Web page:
The prince’s nation-building efforts, underpinned by globalization and the digital revolution, have included new rights for women — including allowing them to drive for the first time —efforts to tackle international terrorism, tax reform, and a more welcoming attitude, including a new enthusiasm for cultural and sporting events. All of which creates a new platform for the nation to work on improving its image, and therefore attract trade, tourism and international investment, and is yielding some hefty new government-funded PR contracts.
At Weber Shandwick in Dubai, consumer lead Rami Mallis says: “It’s no secret that KSA’s accelerated path to diversification — characterized by sweeping economic and cultural reforms implemented under Saudi Vision 2030 — is dominating international attention and stimulating brands’ marketing investment.”
But he underlines that PR associated with these reforms and initiatives must be authentic: “Those that can capitalize on Saudi culture, communicate with authenticity in a local dialect and take the time to listen to their audiences to deliver hyper-local communications that offer real value – irrespective of channel – will stand out and win hearts and minds. In such a unique market, global brands need to fully embrace cultural nuances and commit to a long-term conversation to get traction.”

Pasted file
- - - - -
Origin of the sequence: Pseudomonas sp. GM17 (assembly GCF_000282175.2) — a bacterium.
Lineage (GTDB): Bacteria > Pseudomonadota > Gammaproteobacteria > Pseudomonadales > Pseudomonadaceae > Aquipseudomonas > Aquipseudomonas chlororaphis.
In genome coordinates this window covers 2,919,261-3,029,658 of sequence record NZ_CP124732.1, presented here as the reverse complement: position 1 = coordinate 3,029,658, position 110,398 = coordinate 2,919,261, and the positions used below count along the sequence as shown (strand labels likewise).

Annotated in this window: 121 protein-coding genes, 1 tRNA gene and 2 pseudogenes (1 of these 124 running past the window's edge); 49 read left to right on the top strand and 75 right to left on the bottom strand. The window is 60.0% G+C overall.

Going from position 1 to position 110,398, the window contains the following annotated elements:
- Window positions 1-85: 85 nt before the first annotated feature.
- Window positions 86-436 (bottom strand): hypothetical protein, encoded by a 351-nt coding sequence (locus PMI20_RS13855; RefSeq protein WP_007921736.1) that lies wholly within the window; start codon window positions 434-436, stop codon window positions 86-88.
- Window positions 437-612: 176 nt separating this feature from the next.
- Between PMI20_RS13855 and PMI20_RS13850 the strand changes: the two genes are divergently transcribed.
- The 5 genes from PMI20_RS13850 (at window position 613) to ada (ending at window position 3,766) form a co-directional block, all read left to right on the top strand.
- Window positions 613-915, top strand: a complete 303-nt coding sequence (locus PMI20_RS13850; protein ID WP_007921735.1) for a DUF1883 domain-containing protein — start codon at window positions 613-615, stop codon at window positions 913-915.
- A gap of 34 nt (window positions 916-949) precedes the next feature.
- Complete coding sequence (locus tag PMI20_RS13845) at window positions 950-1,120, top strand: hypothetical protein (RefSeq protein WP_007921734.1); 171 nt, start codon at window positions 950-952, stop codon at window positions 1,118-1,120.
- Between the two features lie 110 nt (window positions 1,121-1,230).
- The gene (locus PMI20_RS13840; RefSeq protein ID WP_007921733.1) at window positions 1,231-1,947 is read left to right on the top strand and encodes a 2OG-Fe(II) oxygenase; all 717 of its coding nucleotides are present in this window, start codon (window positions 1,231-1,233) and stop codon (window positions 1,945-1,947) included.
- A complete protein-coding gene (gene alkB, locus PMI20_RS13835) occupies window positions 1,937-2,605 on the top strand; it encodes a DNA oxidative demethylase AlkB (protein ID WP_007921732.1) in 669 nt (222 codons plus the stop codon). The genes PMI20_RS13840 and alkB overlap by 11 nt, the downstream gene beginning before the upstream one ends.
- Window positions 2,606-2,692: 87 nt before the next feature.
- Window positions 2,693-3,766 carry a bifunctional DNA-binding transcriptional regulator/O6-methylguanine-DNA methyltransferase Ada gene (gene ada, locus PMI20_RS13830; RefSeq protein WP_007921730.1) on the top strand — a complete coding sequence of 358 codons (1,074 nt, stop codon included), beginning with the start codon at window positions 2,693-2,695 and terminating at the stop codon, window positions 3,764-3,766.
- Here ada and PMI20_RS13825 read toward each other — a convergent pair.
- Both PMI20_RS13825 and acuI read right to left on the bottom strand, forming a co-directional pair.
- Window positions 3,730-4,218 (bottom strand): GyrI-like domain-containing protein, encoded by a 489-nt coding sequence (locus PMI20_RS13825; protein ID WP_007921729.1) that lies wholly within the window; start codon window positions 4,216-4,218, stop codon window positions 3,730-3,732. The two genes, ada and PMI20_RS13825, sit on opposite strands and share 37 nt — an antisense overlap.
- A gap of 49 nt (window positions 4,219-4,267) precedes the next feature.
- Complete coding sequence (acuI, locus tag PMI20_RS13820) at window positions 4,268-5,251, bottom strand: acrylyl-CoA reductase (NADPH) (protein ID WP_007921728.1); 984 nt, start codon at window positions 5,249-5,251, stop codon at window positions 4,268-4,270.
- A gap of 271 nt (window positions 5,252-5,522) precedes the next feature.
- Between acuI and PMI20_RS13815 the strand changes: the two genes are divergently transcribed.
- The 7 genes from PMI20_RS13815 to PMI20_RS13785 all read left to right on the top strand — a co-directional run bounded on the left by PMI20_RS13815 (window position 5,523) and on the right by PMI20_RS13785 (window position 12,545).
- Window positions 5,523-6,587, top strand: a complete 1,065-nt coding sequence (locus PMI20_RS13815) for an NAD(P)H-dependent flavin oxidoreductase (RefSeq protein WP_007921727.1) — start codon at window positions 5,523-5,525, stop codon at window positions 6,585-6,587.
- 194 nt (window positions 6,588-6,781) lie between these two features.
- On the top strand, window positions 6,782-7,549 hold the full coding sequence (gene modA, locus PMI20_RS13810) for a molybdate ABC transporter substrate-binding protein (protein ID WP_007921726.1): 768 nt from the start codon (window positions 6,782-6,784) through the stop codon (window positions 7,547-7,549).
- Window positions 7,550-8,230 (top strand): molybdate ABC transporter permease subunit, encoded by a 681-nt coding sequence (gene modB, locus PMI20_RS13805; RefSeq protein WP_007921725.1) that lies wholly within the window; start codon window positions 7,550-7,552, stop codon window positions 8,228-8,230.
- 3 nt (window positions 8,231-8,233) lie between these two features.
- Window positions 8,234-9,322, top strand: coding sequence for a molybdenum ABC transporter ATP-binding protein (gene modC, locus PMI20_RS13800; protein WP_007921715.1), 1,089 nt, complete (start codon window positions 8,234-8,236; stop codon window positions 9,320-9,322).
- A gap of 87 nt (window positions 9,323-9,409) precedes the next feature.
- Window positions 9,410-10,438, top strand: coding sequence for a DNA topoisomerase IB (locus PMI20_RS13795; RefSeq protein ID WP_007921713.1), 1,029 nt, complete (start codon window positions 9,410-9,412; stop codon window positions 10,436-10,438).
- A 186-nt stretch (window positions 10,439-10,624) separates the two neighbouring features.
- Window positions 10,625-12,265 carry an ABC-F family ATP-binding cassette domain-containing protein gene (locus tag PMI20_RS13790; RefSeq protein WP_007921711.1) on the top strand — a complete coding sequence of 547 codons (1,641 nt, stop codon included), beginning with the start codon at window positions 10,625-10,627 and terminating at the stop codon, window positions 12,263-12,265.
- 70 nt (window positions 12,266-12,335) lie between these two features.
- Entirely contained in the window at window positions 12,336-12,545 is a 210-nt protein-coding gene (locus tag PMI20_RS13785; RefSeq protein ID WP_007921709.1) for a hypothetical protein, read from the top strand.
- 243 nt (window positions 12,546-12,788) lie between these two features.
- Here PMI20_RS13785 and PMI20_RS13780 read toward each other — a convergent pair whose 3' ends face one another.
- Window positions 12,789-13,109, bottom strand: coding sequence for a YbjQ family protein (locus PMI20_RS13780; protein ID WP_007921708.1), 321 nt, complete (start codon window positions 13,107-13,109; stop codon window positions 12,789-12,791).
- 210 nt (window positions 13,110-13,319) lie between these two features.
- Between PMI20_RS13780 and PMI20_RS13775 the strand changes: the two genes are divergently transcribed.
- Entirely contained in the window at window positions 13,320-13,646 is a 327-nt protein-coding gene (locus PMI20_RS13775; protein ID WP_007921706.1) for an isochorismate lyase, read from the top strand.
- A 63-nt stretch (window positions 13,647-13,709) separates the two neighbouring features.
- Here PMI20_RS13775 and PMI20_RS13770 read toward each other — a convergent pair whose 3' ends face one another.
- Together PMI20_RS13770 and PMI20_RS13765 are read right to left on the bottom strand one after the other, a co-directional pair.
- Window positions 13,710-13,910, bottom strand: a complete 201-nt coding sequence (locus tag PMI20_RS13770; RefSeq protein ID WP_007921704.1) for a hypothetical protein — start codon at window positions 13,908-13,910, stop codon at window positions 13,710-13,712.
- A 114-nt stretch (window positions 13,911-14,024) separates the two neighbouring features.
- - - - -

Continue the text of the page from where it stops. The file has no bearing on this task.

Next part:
At Hanover, Middle East MD Jonty Summers confirms that “half of all the communications mandates are coming out of Saudi” but is one of several agency leaders to point out that “there’s not enough PR talent in the country to do what they need to do.”
This is echoed by Asda’a BCW’s Middle East president Sunil John, who confirmed that Saudi Arabia is the key driver but warned of the talent crunch in the nation. Added APCO Worldwide’s MENA president Mamoon Sbeih: “Saudi is the fastest growing market. It’s a huge struggle: we keep shipping people there, which clients see as an insult, but there’s not enough talent there.”